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The Grizzly Gazette

The Grizzly Gazette

The Grizzly Gazette

Why Breaking Up For The “College Experience” Is Stupid

Dia Aldeeb
Relationships do not need to end when college begins, and many couples enter this new era of life with each other.

The “College Experience” is an infamous aspect of young adulthood; partying every night, ingesting various, totally ‘legal’, substances, and sticking your tongue down the throat of any person in sight. It’s the experimental period, where you have complete and utter independence, with no connections or ties to anything from your past – unless, you’re in a relationship with your high-school sweetheart. 

This idea stems from our society’s emphasis on hook-up culture, which is defined by Scholarly Encyclopedia as a culture built on the approved practice of engaging in sexual encounters between two or more individuals where it is understood that commitment, relationships, and emotional feelings are not expected outcomes.

Media often romanticizes this dynamic, and encourages teenagers to ditch any kind of long-lasting connection and instead pursue a “situationship”. A situationship is defined by Cambridge Dictionary as “a romantic relationship between two people who do not yet consider themselves a couple but who have more than a friendship”.

Most of the time, this alternative is chosen over a real relationship because one or both people are afraid of commitment, which only brews a toxic concoction of miscommunication, jealousy, and hurt. It also makes the ability to pursue other people far more accessible, as there is no official partner you would be being unfaithful towards. 

Our generation’s overall lack of labels has resulted in many people deciding to break up with their significant other before college in pursuit of a new romantic or sexual experience with other people. 

If your relationship feels like a burden that you have to carry past high school, then do yourself a favor now and break up with them. It’s not my intention to shame anyone who may be wishing to experiment and try new things, but your partner should not feel like an obligation, and you have to accept the consequences if your significant other does not feel the same way.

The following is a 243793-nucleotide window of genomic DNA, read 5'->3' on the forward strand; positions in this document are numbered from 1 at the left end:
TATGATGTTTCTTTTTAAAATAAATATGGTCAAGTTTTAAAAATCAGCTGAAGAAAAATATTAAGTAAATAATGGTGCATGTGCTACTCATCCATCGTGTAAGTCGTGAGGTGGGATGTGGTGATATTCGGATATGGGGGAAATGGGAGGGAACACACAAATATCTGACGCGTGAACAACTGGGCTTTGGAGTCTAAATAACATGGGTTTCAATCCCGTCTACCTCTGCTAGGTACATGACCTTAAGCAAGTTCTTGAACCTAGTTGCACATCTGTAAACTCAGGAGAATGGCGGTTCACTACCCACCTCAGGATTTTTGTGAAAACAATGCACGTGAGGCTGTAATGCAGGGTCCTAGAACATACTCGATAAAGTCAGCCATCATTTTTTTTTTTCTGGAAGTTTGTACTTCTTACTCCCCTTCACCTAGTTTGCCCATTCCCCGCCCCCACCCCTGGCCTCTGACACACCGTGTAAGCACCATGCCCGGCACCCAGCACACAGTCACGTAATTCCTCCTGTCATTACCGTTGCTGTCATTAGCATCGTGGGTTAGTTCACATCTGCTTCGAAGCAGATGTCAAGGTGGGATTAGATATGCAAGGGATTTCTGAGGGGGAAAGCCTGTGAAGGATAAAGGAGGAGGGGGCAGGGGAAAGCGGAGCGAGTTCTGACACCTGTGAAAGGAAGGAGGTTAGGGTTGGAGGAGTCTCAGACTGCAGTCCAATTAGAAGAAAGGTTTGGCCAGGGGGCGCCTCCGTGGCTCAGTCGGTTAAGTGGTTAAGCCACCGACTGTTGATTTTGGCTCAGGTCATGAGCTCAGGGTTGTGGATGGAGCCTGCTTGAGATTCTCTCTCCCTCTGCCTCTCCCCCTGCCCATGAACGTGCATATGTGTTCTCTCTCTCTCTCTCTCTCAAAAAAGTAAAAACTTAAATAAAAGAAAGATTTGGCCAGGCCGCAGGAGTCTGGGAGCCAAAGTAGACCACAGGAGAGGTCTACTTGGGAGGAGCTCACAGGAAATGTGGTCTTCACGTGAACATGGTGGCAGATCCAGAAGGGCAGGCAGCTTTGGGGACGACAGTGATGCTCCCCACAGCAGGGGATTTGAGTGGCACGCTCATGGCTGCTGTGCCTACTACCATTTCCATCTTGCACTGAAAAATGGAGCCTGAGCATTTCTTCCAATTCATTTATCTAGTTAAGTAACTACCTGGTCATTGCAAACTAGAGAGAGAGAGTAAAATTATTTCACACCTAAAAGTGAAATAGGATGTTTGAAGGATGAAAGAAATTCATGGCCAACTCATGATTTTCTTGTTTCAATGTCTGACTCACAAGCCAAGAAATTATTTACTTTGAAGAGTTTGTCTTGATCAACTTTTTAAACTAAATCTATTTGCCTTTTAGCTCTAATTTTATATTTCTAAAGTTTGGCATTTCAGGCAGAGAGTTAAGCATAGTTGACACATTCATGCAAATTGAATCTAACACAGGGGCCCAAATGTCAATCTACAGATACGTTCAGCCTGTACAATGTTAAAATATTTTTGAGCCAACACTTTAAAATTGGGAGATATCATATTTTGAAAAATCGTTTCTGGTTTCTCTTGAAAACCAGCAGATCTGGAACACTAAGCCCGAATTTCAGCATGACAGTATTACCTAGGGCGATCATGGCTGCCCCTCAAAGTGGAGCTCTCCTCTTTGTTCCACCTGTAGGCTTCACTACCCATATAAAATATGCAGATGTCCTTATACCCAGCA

Furthermore, if you’re even considering breaking up with someone for this reason, it may indicate deeper problems in your relationship. It’s important to re-evaluate your standards, as well as decide whether you and your partner are heading in the same direction. 

Be honest with your significant other, and together you can both decide the direction that you guys want to take your relationship in. The worst road you can take is burying these feelings and ignoring them, as this could either cause you to resent your partner or result in you cheating on them.

I understand that being in a long-distance relationship is not an ideal situation, and I can sympathize with anyone who may not want to pursue this. It’s extremely difficult to maintain, especially when you’re used to seeing your partner constantly. 

However, if you decide to opt for this, it can be a truly fulfilling and wonderful experience. Being long-distance requires a lot of trust and communication, and it may take a while for you to get adjusted to such a huge change. You have to be fully committed, as well as be entirely honest about your feelings, which take a lot of time and maturity, but it’s absolutely possible for you to make it from move-in day to graduation with your high school sweetheart.

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